You’ll move your hand to the bottom of the hook or the drop on long descents, to give yourself a more aerodynamic seating posture, and to give your hand a rest. Riding in the drops can be challenging for new riders, so get used to it on flats or very gradual descents before trying it on steep descents. You can brake or shift from the drops, so practice that as well.
c. Neutral Wrist Position.
A primary complaint riders have is that their hands, fingers, forearms, and beyond get numb with longer rides. Part of the solution is to maintain a neutral wrist position — meaning your wrists are in the same plane as your forearms and palms.
|Figure E: Not a perfect position. Image Credit and Details.|
Figure E shows a cyclist with a fairly good wrist position. Notice that his palm is not flexed. But also notice that the line of his hand is bent relative to the line of his forearm. A good position, but he could do better (read the discussion for details). For a good understanding of neutral wrist position, see Figure F.
|Figure F: Ideal Neutral Wrist Position. Image Credit.|
I used to grow numb on long, flat rides, but not on hilly rides. For me the resolution was a bike fit. The fitter swapped out my stem and handlebars to bring the controls closer to my body and to narrow the handlebars to prevent strain on my shoulders, too. That and seat adjustments completely eliminated numbness and most soreness.
If you have a bike fit, your fitter may alter the geometry of the bars. You may get a shorter stem (the component which attaches the handlebars to the frame. You may get a tighter or shorter hook to place the drops closer to your body. You may get a narrower handlebar to keep your wrists in a neutral position. Or the fitter may simply adjust the angle of the bars to the frame.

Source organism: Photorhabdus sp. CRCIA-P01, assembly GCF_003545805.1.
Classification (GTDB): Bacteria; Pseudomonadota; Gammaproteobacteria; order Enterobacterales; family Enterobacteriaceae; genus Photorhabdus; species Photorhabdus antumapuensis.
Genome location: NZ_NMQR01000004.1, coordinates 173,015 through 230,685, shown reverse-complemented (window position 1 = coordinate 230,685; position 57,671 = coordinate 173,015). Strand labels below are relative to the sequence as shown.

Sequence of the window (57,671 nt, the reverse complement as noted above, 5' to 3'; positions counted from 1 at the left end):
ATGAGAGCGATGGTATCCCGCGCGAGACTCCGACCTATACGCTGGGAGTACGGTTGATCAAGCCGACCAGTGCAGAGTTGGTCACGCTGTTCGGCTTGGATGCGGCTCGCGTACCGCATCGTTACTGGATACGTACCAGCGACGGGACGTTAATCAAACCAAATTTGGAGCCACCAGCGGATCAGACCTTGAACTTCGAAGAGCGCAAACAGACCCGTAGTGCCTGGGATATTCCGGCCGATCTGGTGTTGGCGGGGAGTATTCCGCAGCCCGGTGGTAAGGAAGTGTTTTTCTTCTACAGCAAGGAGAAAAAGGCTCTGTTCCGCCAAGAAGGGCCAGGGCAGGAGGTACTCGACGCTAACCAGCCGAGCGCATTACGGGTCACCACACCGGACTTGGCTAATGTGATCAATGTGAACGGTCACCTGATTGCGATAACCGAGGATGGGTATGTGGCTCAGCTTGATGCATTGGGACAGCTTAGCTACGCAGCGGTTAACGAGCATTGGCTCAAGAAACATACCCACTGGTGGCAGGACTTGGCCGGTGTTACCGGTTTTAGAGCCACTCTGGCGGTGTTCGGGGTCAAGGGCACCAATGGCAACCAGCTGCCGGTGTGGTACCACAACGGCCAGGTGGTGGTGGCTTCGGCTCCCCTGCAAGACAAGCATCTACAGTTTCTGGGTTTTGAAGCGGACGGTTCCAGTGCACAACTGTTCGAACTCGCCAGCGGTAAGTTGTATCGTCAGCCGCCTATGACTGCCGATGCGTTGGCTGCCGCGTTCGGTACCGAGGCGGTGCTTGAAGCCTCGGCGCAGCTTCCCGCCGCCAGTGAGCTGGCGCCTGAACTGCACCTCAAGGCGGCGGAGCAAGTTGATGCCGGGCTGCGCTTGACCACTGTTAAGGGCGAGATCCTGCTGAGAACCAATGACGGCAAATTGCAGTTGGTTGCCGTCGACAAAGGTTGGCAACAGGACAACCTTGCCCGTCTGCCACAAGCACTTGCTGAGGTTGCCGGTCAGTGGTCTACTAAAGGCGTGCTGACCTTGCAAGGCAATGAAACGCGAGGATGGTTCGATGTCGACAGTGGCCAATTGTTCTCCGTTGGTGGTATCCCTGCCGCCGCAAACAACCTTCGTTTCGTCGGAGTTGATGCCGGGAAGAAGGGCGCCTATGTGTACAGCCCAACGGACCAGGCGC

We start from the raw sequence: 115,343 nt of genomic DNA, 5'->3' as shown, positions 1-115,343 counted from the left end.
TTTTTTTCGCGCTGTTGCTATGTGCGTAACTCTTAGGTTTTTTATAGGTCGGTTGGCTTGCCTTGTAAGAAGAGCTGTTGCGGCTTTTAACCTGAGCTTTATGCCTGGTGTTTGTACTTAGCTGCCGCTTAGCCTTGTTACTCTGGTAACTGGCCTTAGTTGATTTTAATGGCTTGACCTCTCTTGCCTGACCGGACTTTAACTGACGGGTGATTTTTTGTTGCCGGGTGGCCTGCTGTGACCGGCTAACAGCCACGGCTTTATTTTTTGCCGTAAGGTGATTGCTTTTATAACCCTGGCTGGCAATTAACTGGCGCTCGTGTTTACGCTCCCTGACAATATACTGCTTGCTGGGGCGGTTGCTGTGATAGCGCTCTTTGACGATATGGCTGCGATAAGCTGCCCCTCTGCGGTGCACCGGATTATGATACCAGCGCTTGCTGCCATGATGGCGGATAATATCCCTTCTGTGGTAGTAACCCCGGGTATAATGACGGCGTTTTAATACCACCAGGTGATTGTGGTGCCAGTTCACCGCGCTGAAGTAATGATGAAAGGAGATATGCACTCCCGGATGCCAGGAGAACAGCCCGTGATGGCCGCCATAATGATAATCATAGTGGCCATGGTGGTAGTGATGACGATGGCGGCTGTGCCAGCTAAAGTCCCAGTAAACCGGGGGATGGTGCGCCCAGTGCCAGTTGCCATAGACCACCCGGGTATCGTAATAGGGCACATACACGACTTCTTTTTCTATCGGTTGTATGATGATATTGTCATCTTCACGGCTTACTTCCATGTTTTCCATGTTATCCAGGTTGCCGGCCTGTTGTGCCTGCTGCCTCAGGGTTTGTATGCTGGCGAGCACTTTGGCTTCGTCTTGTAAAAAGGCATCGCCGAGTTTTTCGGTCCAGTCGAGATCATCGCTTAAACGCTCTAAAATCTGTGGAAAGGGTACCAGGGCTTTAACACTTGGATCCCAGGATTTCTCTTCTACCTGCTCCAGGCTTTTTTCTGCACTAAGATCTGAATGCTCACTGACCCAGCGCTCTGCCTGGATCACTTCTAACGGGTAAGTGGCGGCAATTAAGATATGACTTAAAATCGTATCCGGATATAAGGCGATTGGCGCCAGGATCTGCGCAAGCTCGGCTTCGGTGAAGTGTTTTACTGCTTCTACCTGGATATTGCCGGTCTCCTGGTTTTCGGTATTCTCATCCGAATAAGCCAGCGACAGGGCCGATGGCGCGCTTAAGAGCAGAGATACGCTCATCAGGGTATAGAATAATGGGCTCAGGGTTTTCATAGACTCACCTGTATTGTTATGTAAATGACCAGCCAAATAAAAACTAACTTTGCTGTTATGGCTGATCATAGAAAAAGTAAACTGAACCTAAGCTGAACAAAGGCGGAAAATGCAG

2. What role do the Handlebars Play in Bicycle Control?
Just to state the obvious: handle bars are not a steering wheel. Bicycles are not controlled by wrenching the handlebars from side to side, but instead by more subtle movements of the body. That being said, bicycles turn the way they do because the front wheel is free to move from the plane of the rest of the bike. So, what role do handlebars play in steering?
Mainly, the handlebars are used in a maneuver called countersteering. A full discussion of countersteering will be the subject of a future blog post, but see my prior posts about cornering. The gist of countersteering is that rather than pulling your handlebars to the right to complete a right turn, you gently press on the right handlebar causing the bike to lean to the right — counter to the pressure. In cycling, however, you use your whole body to give the bike that gentle pressure to the left, rather than just the handlebar (which is somewhat different that in motorcycling).
In a future edition of Absolute Beginners I will walk you through a complete turn.
Over the next couple months, I’m going to write a few articles with the lead-in title “Absolute Beginners,” explaining some of the basic principles of cycling. Most of the information is stuff I’ve learned from other cyclists, bike shop mechanics, classes I’ve taken, and Google searches. Please help me out and comment with corrections, additions, or supplements which will help my readers learn about how to operate their bikes!